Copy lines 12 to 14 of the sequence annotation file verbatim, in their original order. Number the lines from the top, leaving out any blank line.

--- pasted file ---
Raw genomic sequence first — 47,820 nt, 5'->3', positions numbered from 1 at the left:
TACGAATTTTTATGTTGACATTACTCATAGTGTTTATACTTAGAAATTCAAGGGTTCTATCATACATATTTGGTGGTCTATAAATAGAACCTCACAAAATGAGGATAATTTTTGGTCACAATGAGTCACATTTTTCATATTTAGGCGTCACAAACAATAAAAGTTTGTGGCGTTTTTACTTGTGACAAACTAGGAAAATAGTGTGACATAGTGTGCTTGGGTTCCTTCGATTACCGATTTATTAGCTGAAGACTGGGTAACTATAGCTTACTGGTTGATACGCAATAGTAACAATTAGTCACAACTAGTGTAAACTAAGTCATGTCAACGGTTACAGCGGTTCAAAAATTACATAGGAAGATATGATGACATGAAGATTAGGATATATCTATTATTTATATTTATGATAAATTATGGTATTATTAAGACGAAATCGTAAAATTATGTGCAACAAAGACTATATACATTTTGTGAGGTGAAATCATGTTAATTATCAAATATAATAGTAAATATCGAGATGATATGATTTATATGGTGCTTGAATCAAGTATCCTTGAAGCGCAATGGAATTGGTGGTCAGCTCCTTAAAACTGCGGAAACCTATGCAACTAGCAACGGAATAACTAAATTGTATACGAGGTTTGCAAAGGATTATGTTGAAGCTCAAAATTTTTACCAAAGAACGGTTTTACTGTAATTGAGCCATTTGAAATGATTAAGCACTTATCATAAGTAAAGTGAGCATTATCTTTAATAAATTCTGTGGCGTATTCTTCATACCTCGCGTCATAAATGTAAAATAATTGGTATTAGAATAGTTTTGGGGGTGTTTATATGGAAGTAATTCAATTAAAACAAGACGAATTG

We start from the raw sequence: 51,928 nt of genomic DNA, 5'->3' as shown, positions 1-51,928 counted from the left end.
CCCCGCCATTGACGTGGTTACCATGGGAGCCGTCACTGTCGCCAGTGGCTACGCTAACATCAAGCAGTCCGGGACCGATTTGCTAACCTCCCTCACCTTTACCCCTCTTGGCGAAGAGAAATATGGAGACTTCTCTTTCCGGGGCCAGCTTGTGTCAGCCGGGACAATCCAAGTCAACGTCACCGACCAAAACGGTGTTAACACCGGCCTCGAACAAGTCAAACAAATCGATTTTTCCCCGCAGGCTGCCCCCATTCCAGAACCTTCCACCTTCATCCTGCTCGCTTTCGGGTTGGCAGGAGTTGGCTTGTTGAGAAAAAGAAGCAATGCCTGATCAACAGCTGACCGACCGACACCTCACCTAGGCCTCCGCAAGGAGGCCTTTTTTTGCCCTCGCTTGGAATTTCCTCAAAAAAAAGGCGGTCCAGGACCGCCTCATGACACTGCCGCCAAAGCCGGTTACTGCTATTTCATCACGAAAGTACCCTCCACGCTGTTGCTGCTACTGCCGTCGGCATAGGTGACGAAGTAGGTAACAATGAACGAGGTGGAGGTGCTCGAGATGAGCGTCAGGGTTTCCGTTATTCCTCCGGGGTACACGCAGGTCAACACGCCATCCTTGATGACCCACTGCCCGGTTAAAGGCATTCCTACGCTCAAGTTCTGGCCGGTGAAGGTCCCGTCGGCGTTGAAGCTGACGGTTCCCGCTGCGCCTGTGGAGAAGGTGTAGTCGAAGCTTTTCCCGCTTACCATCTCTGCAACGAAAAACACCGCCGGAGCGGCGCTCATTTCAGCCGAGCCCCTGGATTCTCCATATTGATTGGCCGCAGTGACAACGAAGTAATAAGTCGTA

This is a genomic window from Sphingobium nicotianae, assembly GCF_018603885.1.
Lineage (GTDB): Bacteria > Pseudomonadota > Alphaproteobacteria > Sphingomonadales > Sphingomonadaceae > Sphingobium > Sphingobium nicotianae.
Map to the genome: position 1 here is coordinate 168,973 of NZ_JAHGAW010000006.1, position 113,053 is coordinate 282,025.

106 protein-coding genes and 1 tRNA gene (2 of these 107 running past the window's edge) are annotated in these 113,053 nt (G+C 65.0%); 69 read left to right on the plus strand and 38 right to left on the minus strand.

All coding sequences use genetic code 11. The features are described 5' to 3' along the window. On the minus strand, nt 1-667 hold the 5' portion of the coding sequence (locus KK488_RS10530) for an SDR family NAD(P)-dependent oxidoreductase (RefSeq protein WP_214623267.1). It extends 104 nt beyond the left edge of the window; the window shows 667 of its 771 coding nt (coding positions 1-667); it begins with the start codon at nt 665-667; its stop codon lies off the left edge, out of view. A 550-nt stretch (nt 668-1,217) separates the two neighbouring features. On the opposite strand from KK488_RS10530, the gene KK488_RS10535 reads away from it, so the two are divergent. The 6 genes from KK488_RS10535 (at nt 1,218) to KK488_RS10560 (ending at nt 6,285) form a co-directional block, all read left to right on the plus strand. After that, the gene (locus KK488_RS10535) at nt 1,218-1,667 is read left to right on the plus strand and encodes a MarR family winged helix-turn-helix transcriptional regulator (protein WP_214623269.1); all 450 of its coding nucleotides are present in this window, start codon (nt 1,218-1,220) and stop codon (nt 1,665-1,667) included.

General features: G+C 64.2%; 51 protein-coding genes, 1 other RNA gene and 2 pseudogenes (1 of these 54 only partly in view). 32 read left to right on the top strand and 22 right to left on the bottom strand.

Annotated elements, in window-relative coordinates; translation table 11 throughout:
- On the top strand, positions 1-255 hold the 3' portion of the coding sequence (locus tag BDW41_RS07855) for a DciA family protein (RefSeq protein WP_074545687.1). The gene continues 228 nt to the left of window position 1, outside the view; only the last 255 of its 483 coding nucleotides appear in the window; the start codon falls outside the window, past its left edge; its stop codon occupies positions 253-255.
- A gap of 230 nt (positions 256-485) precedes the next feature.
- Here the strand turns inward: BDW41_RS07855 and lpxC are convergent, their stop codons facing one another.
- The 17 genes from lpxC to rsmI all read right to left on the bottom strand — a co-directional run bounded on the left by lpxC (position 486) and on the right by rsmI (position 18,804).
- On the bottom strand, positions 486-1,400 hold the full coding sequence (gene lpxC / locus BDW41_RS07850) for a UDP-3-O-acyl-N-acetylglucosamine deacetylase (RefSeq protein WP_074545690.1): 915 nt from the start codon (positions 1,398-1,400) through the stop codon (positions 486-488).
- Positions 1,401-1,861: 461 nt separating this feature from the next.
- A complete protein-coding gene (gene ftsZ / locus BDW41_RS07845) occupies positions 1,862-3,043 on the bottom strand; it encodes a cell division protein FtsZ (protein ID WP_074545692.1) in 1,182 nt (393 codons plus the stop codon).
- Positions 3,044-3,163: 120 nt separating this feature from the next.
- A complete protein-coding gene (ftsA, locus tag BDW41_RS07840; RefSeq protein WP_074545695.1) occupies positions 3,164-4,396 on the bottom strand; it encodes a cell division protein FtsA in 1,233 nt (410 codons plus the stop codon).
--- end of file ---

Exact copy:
- On the top strand, positions 1-255 hold the 3' portion of the coding sequence (locus tag BDW41_RS07855) for a DciA family protein (RefSeq protein WP_074545687.1). The gene continues 228 nt to the left of window position 1, outside the view; only the last 255 of its 483 coding nucleotides appear in the window; the start codon falls outside the window, past its left edge; its stop codon occupies positions 253-255.
- A gap of 230 nt (positions 256-485) precedes the next feature.
- Here the strand turns inward: BDW41_RS07855 and lpxC are convergent, their stop codons facing one another.